Continuous integration and continuous delivery (CI/CD) are the norm for today's software pipelines, and for good reason. Before CI/CD, testing and delivery processes were manual. Repeatability was nearly impossible and releases were stressful affairs that involved scrambling to fix major defects at the last moment. A harried team, of course, doesn't produce its best work, so to add insult to injury, software quality often wasn't quite up to snuff.
The broad adoption of Jenkins (used by a whopping 70% of the world's developers!) for pipeline automation changed everything. Software organizations rely on Jenkins to power consistent, repeatable, early-and-often testing, which, in turn, means more frequent commits and higher-quality software going to market faster. Clearly, open source Jenkins is a fantastic CI/CD solution, but it has a significant weak point: Managing and scaling Jenkins for the enterprise is an uphill battle.
Attempts to address challenges related to governance, administrative overhead, plugin management, infrastructure management and team dynamics have given birth to two common (and ugly) scenarios: Jenkinsteins and Jenkins islands.
1. "Jenkinsteins" — Monolithic Servers
Creating one monolithic Jenkins server and putting everyone in the organization on it — the Jenkinstein approach — may seem sensible, but it makes your servers extremely brittle and has a real potential to grind business growth to a halt. Let's look at the four main issues with a Jenkins monolith.
Sluggish servers: When the server is overloaded, there's a direct impact on build and test times — and therefore to your ability to innovate quickly.
Single point of failure: If your one and only Jenkins server goes down, your entire software organization's productivity is paused until the outage is resolved.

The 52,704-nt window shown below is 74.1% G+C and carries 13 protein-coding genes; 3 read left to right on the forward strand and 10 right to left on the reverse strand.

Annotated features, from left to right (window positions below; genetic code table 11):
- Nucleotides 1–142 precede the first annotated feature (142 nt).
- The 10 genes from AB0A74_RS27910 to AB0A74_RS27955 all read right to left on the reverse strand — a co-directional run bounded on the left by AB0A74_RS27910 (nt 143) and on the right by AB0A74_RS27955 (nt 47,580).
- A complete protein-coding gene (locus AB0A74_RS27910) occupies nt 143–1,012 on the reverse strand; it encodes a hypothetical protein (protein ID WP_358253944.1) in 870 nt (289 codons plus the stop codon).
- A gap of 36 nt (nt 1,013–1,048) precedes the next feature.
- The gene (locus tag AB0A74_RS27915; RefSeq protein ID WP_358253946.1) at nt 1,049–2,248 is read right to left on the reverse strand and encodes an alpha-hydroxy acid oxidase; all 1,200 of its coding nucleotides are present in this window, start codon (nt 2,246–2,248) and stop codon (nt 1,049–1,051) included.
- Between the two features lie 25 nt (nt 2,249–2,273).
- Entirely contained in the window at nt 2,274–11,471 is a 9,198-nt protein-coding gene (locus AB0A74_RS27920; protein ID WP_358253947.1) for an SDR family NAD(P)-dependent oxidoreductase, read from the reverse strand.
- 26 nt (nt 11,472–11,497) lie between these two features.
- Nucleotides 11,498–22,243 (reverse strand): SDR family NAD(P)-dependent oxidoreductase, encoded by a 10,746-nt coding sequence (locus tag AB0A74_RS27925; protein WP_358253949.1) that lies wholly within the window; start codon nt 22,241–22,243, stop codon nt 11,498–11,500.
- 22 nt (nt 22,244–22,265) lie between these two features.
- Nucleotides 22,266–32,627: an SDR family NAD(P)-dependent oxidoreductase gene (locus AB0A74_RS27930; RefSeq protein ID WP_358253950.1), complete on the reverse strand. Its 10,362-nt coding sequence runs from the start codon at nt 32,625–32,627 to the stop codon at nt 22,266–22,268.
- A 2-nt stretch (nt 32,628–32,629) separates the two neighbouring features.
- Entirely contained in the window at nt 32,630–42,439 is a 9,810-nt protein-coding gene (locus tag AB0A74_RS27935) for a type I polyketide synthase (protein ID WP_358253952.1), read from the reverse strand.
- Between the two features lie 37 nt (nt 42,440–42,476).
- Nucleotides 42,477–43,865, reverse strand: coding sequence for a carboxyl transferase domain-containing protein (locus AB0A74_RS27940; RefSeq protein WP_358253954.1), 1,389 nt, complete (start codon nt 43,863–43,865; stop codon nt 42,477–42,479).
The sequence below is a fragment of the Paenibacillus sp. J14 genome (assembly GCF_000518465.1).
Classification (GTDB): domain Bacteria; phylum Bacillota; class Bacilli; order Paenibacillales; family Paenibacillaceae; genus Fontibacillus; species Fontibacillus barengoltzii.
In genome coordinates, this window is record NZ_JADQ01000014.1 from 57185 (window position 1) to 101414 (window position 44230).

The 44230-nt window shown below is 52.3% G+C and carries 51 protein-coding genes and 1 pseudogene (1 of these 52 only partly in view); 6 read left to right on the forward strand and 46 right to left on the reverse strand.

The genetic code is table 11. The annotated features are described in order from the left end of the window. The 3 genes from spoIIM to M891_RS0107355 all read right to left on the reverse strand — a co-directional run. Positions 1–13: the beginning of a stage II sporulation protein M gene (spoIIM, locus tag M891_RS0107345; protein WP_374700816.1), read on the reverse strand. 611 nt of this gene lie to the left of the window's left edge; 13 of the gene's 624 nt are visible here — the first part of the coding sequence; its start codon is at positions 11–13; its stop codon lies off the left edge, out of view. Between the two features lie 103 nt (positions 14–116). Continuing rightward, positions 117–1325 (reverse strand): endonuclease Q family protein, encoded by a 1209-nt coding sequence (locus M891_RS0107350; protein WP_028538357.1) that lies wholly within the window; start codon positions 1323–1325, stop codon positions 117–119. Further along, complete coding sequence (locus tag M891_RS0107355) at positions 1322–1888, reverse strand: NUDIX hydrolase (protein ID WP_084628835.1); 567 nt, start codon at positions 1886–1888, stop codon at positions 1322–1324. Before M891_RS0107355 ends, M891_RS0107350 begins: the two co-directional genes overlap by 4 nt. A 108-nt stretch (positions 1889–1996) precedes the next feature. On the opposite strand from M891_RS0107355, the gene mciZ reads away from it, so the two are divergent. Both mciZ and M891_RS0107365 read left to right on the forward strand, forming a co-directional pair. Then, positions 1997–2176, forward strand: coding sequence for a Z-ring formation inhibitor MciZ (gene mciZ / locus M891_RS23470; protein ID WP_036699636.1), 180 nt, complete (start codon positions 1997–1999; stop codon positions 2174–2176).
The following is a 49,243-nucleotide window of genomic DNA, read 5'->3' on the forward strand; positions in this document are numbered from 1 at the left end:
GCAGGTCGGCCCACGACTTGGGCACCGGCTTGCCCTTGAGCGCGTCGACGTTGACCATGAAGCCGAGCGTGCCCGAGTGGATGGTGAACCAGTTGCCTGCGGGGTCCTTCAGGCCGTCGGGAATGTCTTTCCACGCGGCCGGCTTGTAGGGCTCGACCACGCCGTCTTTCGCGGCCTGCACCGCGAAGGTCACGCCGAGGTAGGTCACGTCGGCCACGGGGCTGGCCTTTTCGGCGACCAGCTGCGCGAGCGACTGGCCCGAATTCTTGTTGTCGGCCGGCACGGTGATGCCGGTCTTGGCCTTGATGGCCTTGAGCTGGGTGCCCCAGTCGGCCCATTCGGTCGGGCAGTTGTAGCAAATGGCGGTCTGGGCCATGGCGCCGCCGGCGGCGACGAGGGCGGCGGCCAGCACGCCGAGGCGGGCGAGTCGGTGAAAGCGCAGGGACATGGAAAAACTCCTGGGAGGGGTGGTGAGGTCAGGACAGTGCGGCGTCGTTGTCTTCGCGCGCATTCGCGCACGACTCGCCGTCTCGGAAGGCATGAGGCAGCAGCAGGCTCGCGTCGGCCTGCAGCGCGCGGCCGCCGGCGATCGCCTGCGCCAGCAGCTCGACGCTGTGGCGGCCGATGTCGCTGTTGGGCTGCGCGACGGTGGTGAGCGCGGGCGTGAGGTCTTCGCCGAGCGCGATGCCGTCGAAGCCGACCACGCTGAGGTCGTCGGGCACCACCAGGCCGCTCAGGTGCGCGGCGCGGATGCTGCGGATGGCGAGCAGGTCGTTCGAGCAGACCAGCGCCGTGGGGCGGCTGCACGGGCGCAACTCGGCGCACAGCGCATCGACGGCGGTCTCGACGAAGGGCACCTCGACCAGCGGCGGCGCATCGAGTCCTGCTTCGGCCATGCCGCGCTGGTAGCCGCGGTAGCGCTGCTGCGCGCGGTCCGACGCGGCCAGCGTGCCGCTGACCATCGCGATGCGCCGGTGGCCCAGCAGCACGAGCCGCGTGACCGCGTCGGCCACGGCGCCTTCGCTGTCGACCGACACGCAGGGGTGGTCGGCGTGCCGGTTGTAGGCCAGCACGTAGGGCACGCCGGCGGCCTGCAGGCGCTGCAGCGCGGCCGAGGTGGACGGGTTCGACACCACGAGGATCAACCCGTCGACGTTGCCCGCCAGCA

Plugin conflicts: Plugins are part of what makes Jenkins great, but having a monolithic Jenkins server creates the potential for plugin conflicts due to the distinct requirements of various teams.
Individual dependency: Everything hinges on the organization's “Jenkins guy” configuring and maintaining the brittle setup.
When these frictions arise, many teams opt to strike out on their own, giving rise to Jenkins islands.
2. "Jenkins Islands" — Disconnected Controllers
Often, each team within an organization has its own Jenkins controller. That does keep the Jenkinstein issues at bay, but it opens up a new can of worms. All those separate servers create the sense that each team lives on its own island. The result?
No governance: Having every team working under its own set of rules and practices is a governance nightmare. Controlling who has access to what is all but impossible, and best practices can't emerge.
Compliance challenges: There's no mechanism in place to be sure teams are running tests consistently. Some teams might ensure that security scans are built into every segment of their pipelines while others may not, for instance. You'll never be able to achieve regulatory compliance that way.
Lack of collaboration: It's difficult to hand off tasks between different disconnected Jenkins controllers. If a team discovers a new way of doing things more efficiently, they have no practical way of sharing this information with other siloed teams.
Hidden costs: Engineers shouldn't waste their valuable time and resources maintaining an array of Jenkins instances and configurations.
Remember: No one is an island, and no Jenkins controller should be, either.
Optimizing and Scaling Jenkins for Faster, More Reliable DevOps
Whether it's Jenkins sprawl, monolithic controllers, plug-in vulnerabilities, time-consuming administrative tasks, or ballooning infrastructure costs, managing and scaling open source Jenkins (not to mention creating a culture where silos are broken down and everyone is aligned on a single shared vision) is a tall order. To achieve all of that, you need a shared, centrally managed, governed experience for all development teams running Jenkins. That's what CloudBees CI delivers.
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